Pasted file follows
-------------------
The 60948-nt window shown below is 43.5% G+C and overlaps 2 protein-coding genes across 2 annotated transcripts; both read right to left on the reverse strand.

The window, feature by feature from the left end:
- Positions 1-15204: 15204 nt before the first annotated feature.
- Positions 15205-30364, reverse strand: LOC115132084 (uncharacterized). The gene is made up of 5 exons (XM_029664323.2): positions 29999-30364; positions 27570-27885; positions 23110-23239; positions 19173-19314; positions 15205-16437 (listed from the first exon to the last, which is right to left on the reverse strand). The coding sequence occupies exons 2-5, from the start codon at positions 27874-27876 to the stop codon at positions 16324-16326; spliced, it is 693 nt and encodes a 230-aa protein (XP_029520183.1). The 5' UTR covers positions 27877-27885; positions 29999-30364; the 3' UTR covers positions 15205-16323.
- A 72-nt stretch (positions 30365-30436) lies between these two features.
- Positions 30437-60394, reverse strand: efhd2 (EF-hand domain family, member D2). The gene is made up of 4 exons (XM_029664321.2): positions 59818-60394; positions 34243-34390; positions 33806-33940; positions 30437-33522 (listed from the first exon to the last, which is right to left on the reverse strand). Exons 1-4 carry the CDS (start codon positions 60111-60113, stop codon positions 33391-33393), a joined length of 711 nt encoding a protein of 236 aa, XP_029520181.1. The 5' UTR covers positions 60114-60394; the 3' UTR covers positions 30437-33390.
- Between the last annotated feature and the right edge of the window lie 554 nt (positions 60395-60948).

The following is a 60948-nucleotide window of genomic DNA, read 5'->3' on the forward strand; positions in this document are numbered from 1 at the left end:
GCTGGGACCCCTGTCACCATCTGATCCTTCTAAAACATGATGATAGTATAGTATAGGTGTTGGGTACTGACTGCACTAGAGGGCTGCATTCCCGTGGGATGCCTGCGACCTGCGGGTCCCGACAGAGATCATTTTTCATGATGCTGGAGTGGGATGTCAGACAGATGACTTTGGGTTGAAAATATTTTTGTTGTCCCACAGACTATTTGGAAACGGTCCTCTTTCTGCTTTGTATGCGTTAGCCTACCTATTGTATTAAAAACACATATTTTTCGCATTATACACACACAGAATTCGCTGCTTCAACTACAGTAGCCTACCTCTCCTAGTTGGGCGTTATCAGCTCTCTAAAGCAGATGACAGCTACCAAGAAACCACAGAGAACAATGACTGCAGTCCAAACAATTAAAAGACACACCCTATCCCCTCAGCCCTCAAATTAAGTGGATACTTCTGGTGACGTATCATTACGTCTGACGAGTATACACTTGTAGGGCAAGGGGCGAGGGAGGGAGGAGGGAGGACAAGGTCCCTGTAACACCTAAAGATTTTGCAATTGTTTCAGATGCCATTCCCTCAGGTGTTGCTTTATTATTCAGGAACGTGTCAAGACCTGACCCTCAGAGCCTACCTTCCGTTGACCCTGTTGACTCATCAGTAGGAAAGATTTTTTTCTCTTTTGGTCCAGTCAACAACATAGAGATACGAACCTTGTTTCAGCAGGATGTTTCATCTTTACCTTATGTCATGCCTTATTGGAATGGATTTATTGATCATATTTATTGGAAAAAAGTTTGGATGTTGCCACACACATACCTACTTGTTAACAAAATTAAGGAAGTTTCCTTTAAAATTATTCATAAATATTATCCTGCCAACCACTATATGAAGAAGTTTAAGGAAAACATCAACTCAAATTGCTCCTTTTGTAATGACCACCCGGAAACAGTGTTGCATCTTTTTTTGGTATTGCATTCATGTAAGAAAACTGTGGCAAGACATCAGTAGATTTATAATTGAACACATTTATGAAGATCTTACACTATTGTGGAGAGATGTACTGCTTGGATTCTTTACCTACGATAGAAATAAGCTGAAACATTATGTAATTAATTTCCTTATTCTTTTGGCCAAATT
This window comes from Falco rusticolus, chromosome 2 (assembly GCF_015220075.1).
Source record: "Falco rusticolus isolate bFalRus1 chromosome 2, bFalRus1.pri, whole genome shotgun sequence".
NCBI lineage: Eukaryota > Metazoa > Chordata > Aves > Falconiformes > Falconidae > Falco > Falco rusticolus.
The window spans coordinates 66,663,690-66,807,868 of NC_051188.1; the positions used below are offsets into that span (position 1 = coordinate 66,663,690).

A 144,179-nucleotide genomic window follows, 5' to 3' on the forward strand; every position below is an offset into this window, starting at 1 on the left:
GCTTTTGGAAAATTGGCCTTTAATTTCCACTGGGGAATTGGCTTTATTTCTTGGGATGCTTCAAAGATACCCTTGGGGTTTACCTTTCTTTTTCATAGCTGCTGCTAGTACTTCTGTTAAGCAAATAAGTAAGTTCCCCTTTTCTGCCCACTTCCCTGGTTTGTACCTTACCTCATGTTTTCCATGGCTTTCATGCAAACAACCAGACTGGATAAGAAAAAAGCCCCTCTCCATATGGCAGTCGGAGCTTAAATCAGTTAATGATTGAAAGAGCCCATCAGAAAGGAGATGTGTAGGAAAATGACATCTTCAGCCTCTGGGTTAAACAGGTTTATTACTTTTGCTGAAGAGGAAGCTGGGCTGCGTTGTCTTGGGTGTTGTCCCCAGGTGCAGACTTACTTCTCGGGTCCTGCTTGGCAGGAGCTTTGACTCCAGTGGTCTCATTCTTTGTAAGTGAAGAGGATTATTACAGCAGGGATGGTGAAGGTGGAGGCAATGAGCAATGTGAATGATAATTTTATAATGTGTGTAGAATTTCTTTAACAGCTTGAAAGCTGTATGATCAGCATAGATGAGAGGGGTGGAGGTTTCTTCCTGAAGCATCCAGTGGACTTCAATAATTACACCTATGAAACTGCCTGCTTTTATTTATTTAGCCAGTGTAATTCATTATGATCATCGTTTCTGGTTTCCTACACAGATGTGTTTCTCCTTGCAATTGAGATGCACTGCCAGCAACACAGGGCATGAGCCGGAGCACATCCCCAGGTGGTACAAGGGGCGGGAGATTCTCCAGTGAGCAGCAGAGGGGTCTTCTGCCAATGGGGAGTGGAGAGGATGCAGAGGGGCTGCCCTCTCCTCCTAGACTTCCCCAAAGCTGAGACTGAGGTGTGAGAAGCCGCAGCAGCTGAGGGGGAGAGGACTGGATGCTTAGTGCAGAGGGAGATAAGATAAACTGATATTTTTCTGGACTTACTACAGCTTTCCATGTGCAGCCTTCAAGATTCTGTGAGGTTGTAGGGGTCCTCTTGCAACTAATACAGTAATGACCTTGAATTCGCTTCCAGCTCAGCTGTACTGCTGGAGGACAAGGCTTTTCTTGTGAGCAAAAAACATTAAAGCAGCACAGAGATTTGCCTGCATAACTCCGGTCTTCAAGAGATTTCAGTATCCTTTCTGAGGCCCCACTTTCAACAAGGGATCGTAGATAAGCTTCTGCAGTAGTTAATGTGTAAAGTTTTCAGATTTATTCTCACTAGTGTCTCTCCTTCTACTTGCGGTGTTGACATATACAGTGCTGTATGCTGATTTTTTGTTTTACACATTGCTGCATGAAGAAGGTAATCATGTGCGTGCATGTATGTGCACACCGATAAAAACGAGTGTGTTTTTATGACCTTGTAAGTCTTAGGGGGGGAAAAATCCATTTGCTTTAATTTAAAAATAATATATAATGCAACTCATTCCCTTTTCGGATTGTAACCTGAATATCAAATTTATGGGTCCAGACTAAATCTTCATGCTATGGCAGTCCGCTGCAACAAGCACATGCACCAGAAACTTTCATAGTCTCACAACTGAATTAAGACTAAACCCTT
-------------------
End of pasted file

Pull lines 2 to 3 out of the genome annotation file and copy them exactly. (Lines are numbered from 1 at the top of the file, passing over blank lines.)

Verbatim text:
The window, feature by feature from the left end:
- Positions 1-15204: 15204 nt before the first annotated feature.